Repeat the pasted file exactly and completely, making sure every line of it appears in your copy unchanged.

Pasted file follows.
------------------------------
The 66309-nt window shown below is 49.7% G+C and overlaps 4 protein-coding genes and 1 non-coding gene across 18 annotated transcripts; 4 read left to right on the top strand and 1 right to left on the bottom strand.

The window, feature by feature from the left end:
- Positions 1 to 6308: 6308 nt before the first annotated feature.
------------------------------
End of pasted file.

The 66309-nt window shown below is 49.7% G+C and overlaps 4 protein-coding genes and 1 non-coding gene across 18 annotated transcripts; 4 read left to right on the top strand and 1 right to left on the bottom strand.

The window, feature by feature from the left end:
- Positions 1 to 6308: 6308 nt before the first annotated feature.